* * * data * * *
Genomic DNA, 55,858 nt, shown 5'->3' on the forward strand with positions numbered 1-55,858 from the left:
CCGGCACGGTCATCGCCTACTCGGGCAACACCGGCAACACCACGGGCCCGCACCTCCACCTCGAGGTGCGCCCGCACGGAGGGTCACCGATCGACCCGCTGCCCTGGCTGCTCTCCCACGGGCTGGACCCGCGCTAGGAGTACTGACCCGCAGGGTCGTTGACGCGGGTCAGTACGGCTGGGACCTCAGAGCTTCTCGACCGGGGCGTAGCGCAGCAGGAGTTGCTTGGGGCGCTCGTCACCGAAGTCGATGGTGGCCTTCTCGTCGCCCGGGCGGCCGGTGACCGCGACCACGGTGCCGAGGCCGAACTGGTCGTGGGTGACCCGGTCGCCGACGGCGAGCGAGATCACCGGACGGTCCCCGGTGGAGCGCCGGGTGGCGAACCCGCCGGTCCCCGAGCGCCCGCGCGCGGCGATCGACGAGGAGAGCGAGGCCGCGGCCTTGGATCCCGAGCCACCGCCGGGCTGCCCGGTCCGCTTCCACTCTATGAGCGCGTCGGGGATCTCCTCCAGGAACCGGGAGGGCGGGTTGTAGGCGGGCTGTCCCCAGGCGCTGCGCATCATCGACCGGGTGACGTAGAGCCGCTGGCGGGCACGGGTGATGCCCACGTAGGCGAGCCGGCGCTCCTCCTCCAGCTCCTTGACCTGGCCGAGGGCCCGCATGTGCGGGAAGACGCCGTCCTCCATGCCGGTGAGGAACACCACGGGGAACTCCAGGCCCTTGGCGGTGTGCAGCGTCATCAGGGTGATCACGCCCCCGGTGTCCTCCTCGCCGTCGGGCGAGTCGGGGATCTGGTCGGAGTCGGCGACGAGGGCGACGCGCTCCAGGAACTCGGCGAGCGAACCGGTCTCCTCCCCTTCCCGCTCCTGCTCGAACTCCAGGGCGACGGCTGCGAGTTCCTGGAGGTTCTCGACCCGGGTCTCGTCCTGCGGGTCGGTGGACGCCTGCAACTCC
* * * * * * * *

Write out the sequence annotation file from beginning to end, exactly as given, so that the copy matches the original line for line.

Genomic DNA, 55,858 nt, shown 5'->3' on the forward strand with positions numbered 1-55,858 from the left:
CCGGCACGGTCATCGCCTACTCGGGCAACACCGGCAACACCACGGGCCCGCACCTCCACCTCGAGGTGCGCCCGCACGGAGGGTCACCGATCGACCCGCTGCCCTGGCTGCTCTCCCACGGGCTGGACCCGCGCTAGGAGTACTGACCCGCAGGGTCGTTGACGCGGGTCAGTACGGCTGGGACCTCAGAGCTTCTCGACCGGGGCGTAGCGCAGCAGGAGTTGCTTGGGGCGCTCGTCACCGAAGTCGATGGTGGCCTTCTCGTCGCCCGGGCGGCCGGTGACCGCGACCACGGTGCCGAGGCCGAACTGGTCGTGGGTGACCCGGTCGCCGACGGCGAGCGAGATCACCGGACGGTCCCCGGTGGAGCGCCGGGTGGCGAACCCGCCGGTCCCCGAGCGCCCGCGCGCGGCGATCGACGAGGAGAGCGAGGCCGCGGCCTTGGATCCCGAGCCACCGCCGGGCTGCCCGGTCCGCTTCCACTCTATGAGCGCGTCGGGGATCTCCTCCAGGAACCGGGAGGGCGGGTTGTAGGCGGGCTGTCCCCAGGCGCTGCGCATCATCGACCGGGTGACGTAGAGCCGCTGGCGGGCACGGGTGATGCCCACGTAGGCGAGCCGGCGCTCCTCCTCCAGCTCCTTGACCTGGCCGAGGGCCCGCATGTGCGGGAAGACGCCGTCCTCCATGCCGGTGAGGAACACCACGGGGAACTCCAGGCCCTTGGCGGTGTGCAGCGTCATCAGGGTGATCACGCCCCCGGTGTCCTCCTCGCCGTCGGGCGAGTCGGGGATCTGGTCGGAGTCGGCGACGAGGGCGACGCGCTCCAGGAACTCGGCGAGCGAACCGGTCTCCTCCCCTTCCCGCTCCTGCTCGAACTCCAGGGCGACGGCTGCGAGTTCCTGGAGGTTCTCGACCCGGGTCTCGTCCTGCGGGTCGGTGGACGCCTGCAACTCC